During the monsoon season in Korea it would rain so hard for so long that the ten foot deep ditch outside our house would be like a raging river.  Once, when enough pieces of large debris from the shanty town on the mountain above us could not make it through the large drainage tunnel under the landing outside of our house, the flow was blocked to a trickle. 

The untold tons of backed up water could cause serious danger of collapse of roads and houses above us.

Dad and the neighbors got down in the ditch and tried to clear the blockage to let the water flow freely.  Sterling also got down there and crawled ten feet into the tunnel.  After several unsuccessful attempts to dislodge enough to start a flow, he retreated in justifiable fear. 

Dad would not let me go down there, because I was too young and it was too dangerous.  I am saying that facetiously, because Sterling was only nine years old at the time and had no business being down there either.

I remember we kids chasing buses and jumping up onto the rear bumpers to see how long we could hang on and ride the back of the bus.  When the bus would begin to pick up too much speed, we would jump off and hit the pavement at a dead run to avoid falling flat on our faces.  Unfortunately, there was more than one time that I did fall onto my knees and elbows because the momentum from the bus was faster than I could run.

My parents were too busy doing the Lord’s work to be supervising us children every minute of the day.  I guess that they relied on God’ grace and protection to keep us safe from harm.  God protected us and blessed my parents’ ministry.

Due to the Holy Spirit working through the many missionaries in this country, Korea went on to become the most Christianised nation in the Orient.  Korean churches now send missionaries all over the world.

Eventually, ropes were used to pull enough debris loose.  The thousands of gallons of backed up sewage water was released in a torrential gushing wall of water that could have killed anyone who had remained below.

Sterling and Gwendolyn Hard at Missionary Bruce Hunt's house in Pusan, Korea feeding the goats and rabbits.

A decade or so later, Sterling Hard visits the ten foot deep ditch and drainage pipe that got stopped up.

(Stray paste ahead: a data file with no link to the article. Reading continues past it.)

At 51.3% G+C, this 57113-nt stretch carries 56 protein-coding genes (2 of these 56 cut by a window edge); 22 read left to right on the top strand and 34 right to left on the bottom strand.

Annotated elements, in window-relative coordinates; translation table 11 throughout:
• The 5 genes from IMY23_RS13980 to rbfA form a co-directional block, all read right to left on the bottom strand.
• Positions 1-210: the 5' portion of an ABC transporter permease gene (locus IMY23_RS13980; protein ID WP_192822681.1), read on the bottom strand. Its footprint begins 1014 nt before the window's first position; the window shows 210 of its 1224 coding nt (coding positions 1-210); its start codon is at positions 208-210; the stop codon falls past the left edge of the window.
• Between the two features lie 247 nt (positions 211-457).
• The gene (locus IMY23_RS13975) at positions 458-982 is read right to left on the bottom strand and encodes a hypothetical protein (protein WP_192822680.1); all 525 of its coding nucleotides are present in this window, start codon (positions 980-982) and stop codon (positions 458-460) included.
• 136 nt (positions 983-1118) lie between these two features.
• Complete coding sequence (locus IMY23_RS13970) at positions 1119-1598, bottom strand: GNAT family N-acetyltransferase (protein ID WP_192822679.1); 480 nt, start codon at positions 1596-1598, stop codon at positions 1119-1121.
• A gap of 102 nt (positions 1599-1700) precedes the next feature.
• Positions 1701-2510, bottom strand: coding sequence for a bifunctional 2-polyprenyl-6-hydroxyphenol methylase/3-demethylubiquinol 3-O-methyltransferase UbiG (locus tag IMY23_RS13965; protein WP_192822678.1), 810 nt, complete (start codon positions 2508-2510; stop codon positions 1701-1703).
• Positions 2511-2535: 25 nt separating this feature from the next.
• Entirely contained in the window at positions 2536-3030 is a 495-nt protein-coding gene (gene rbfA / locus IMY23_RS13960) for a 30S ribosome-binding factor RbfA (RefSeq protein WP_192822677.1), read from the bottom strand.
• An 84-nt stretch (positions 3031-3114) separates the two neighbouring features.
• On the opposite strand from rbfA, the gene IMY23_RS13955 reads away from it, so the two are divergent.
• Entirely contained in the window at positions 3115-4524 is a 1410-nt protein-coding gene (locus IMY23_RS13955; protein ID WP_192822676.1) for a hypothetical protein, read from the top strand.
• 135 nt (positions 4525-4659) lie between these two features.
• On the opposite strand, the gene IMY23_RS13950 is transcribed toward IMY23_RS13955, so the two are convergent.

By:  Dr. Rodney T. Hard

I think back to the many near death or potentially serious injury situations that Sterling and I got into while growing up as missionary kids in Korea, and I praise God that we had ministering angels protecting us.   Let me give you four brief examples.

I remember going to church at the Seventh Day Adventist Hospital, a hospital established by and run by missionary doctors. Being centrally located in the City of Pusan, missionary families met at the hospital chapel on Sunday evenings for worship and fellowship in English.  After the service, while the adults chatted, we kids went running around the hospital exploring.  We climbed the ladder up the side of the water tower behind the hospital.  We also climbed up onto the roof of the hospital and ran around. 

One evening as it was turning dark, I ran as fast as I could along the length of the rooftop and caught a newly erected clothesline across my neck, laying me out on my back.  I desperately gasped for air as my throat closed off due to the swelling from the trauma.  I did recover, but we all swore each other to secrecy to keep the parents from finding out.

I remember my older brother Sterling, in grade school, after dusk, by early evening moonlight, running along the top of a wall in a game of tag.  About to be caught, he bounded off an adjoining goat shed roof and leaped into the pen below.

On the way down, he remembered that there was a metal stake for the goat somewhere down there!

A split-second later, landing on his hands and knees, he was jarred with the sudden pain of his left nostril being ripped from his cheek.  A two degree difference in his trajectory would have put the stake through his eye and into his brain.

A missionary doctor reattached the 'flapping nostril' with seven careful stitches.

Gwendolyn Hard, in 1970, visits the wall that her oldest brother Sterling ran on before jumping onto the goat stake.  You can see that if Sterling fell off of the wall, the drop on the other side was 30 feet high.  Angels had their hands full working full time to protect us. 

Dr. Rodney T. Hard